A study by  witnessed that the compressive strength of GPC increased by adding 24 h time prior to curing. There is a high advantage of using elevated curing temperature over ambient curing when it comes to the compressive strength of GPC. Increasing the curing period will increase compressive strength and benefits the geopolymerization process up to a limit, then further curing will negatively affect the compressive strength (Nurruddin et al., 2018). As a general rule increased early curing temperature and time enhance compressive strength.

(Kumar et al., 2017) studied the strength gain of a ternary blend GPC with age and found that the 7 days compressive strength was about 88% to 90% of 28 days compressive strength. Other investigations by (Nguyen et al., 2020) found that fly ash type, heat curing method, or fly ash (FA) replacement with GGBS has no effect on 7-day to 28-day compressive strength ratio and the ratio was 93%.

However, experiments by (Chi, 2017) showed that the ratio changes depending on curing temperature and it is 88% for mortar cured at 65 °C and its higher than 66% when normally cured. When metakaolin-based GPC blend cured at ambient temperature, 7 days compressive strength was 73% and 88% of the strength at 28 days.

A study by (Nguyen et al., 2020) showed that when the water to solid ratio increased from 0.2 to 0.3 compressive strength lowered in an FA-based GPC with alkaline to binder ratios of 0.3 and 0.4, whereas experiments by (A. A. Mohammed et al., 2021) showed that maximum compressive strength is achieved by using optimum water to binder ratio of 0.25 for GPC cured at 70 °C (Oven) for 24 h. (Abdullah et al., 2011; Mustafa Al Bakri et al., 2012) indicate that increasing the alkali/binder ratio has a positive effect on strength development up to 0.45, less than 0.5.

According to (Mustafa Al Bakri et al., 2012) highest compressive strength is achieved with a ratio of Na2SiO3/NaOH of 2.5 for a GPC mix with early oven curing at 70 °C for 24 hours. The same result was witnessed by (Abdullah et al., 2011; Aliabdo et al., 2016; Aziz et al., 2020; Hadi et al., 2017; Joseph & Mathew, 2012).

Maximum compressive strength of GPC is obtained by using NaOH solution molarity of 12, however, other studies found optimum molarity to be 14. In contrast, other researchers set optimum molarity as 16.

The highest compressive strength is achieved by using 100% GGBS with any curing regime, and strength is declined whenever GGBS is replaced by slag or fly ash. Similar observations obtained by  claimed that the highest compressive strength is achieved when GGBS is used alone and any incorporation of other precursors (fly ash, silica fume, or metakaolin) as the partial replacement will decrease strength, or the strength of GPC improves when the source precursor is replaced with GGBC.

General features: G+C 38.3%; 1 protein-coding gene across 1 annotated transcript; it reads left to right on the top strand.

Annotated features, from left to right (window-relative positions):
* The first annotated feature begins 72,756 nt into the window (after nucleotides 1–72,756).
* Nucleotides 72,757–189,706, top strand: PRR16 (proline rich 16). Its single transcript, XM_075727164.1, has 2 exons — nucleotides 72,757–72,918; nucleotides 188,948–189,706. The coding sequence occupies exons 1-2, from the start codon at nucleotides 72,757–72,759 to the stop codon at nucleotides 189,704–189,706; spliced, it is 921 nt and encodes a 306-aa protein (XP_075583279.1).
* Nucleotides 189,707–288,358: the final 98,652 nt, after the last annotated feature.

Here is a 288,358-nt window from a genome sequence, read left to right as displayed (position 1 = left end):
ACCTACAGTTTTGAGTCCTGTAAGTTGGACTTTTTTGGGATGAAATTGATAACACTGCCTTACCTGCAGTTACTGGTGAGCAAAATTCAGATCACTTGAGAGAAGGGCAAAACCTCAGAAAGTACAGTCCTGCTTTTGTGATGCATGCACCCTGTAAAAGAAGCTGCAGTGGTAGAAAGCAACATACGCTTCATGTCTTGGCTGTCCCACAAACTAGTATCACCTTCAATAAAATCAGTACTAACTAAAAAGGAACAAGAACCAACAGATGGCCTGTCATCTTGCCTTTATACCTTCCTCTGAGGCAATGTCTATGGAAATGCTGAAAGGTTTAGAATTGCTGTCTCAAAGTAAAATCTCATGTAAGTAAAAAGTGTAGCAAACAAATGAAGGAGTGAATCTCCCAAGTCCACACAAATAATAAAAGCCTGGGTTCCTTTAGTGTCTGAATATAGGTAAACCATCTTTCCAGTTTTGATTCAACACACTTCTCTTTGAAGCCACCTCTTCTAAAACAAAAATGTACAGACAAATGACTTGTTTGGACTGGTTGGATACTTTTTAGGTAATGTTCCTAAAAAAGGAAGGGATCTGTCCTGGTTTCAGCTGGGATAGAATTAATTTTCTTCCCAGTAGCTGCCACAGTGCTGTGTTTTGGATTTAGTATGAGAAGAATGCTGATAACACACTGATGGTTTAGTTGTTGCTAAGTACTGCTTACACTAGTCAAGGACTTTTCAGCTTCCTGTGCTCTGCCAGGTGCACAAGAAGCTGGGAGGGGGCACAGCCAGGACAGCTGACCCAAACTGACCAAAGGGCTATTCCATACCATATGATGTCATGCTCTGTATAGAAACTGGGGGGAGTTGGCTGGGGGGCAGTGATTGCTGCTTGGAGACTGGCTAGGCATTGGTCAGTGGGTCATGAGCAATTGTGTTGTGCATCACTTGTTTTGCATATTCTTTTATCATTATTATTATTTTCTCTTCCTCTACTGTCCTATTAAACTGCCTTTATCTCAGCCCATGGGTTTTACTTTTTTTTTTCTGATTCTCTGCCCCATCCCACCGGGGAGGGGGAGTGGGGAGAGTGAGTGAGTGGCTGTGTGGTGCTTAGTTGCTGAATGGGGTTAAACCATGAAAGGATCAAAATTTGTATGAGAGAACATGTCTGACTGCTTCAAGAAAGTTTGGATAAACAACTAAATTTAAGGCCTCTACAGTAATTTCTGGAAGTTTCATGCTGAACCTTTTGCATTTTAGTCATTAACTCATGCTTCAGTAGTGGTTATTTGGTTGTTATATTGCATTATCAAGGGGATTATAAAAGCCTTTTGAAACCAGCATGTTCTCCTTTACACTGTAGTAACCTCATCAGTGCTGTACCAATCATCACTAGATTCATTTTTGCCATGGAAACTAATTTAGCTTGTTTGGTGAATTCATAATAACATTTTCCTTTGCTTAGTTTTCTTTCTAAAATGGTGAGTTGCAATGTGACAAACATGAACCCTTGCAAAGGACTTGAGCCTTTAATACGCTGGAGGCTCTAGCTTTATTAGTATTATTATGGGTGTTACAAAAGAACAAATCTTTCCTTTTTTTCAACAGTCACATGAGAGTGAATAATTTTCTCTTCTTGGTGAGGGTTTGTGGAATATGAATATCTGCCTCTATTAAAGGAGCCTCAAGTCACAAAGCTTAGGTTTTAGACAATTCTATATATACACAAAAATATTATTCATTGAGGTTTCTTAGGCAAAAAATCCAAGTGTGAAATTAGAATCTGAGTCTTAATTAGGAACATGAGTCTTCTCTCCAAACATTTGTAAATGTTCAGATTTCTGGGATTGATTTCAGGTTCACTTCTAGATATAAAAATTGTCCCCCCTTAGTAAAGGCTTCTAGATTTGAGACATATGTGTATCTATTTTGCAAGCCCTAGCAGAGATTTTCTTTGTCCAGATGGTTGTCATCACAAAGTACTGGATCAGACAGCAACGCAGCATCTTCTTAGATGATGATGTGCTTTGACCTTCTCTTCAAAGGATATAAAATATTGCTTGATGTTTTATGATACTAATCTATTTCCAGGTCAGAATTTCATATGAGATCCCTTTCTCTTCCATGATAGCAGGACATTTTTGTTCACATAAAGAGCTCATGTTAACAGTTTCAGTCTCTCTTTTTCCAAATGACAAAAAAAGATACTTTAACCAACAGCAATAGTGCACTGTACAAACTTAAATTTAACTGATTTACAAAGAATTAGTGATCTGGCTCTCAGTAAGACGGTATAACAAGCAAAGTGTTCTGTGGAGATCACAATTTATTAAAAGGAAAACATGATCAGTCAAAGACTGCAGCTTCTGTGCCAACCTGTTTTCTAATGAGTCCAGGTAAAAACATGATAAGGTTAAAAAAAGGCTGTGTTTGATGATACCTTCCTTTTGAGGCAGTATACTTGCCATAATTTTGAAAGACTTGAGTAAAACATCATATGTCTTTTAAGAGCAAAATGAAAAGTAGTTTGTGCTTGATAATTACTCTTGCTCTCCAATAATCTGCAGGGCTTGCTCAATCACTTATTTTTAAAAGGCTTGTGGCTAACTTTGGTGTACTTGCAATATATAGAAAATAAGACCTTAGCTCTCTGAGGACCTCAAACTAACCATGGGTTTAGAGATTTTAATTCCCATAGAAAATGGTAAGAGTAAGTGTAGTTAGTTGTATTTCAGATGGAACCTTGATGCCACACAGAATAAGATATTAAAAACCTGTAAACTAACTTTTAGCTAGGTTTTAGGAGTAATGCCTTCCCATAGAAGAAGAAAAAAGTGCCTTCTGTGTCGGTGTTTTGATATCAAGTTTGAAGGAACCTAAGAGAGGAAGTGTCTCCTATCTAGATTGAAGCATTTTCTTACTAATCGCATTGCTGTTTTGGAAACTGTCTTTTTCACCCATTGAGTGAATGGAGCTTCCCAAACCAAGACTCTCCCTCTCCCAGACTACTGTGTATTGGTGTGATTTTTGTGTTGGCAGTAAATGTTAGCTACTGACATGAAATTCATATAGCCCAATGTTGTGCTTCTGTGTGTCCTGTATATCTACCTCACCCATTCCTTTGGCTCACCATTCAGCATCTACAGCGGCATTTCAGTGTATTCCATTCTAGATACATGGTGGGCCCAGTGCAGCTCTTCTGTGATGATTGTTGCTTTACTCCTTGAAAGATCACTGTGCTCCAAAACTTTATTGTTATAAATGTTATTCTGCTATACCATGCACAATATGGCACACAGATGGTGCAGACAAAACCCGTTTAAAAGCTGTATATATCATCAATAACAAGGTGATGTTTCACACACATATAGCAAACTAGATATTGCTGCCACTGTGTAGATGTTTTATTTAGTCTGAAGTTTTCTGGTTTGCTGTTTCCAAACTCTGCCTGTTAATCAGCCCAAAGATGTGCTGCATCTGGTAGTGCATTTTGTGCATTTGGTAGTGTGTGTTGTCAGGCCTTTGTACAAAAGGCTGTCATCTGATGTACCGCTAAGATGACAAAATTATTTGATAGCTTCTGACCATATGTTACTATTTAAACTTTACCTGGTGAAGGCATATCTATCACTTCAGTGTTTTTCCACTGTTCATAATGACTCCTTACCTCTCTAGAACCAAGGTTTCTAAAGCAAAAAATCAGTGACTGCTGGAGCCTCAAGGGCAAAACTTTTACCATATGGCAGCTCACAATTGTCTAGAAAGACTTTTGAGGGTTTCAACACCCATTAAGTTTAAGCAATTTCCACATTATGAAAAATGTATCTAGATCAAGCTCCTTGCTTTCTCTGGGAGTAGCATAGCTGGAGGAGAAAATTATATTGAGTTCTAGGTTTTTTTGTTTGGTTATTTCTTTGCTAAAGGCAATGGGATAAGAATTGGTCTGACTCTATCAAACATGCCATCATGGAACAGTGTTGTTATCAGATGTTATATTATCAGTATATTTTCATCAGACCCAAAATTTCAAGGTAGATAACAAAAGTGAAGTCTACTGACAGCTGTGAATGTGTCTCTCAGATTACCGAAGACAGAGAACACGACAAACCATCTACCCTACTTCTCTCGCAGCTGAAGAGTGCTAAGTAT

Adding superplasticizer up to 2% by mass of fly ash didn’t considerably affect the compressive strength of GPC. However, compressive strength decreased after increasing the content of superplasticizer from 2% to 4%. In contrast, increasing the content of superplasticizer had very little effect on compressive strength in a study by.

Splitting tensile strength and flexural strength

Any increase or decrease in compressive strength of GPC will affect indirect tensile strength and flexural strength in a similar way (Raijiwala & Patil, 2010; Rashad, 2013). It means that the factors affecting compressive strength will also affect these two properties. Experiments by (Rangan et al., 2005) indicated that the splitting tensile strength of GPS in just a fraction of compressive strength. Although, there are some differences from this general rule explained by a number of researchers.

A study by (Ryu et al., 2013) concluded that the rate of tensile strength development decreases while compressive strength increases. When fly ash is partially substituted by GGBS, the impact on splitting tensile strength and flexural strength is less than that on compressive strength.

Flexural strength decreased while compressive strength increased when the replacement of fly ash to slag increased from 15% to 20%. Initial curing of GPC at 75 °C for 26 hours duration unlike elastic modulus, both compressive strength and flexural strength improved. Further studies by (Saravanan & Elavenil, 2018) indicated that when 50% of fly ash is replaced to GGBS, unlike compressive strength, splitting tensile strength is considerably improved.

Applications of geopolymer

Geopolymer composites have a wide range of applications. The following are a few examples of which this technology is used for.

Immobilization of nuclear waste

The fast advancement of nuclear energy has necessitated the safe treatment of radioactive nuclear wastes produced in nuclear fuel cycles. Immobilization has recently been hailed as a viable option for storing radioactive nuclear waste. The standard immobilization approach for intermediate-level nuclear waste (ILW) and low-level nuclear waste (LLW) is typically cement immobilization.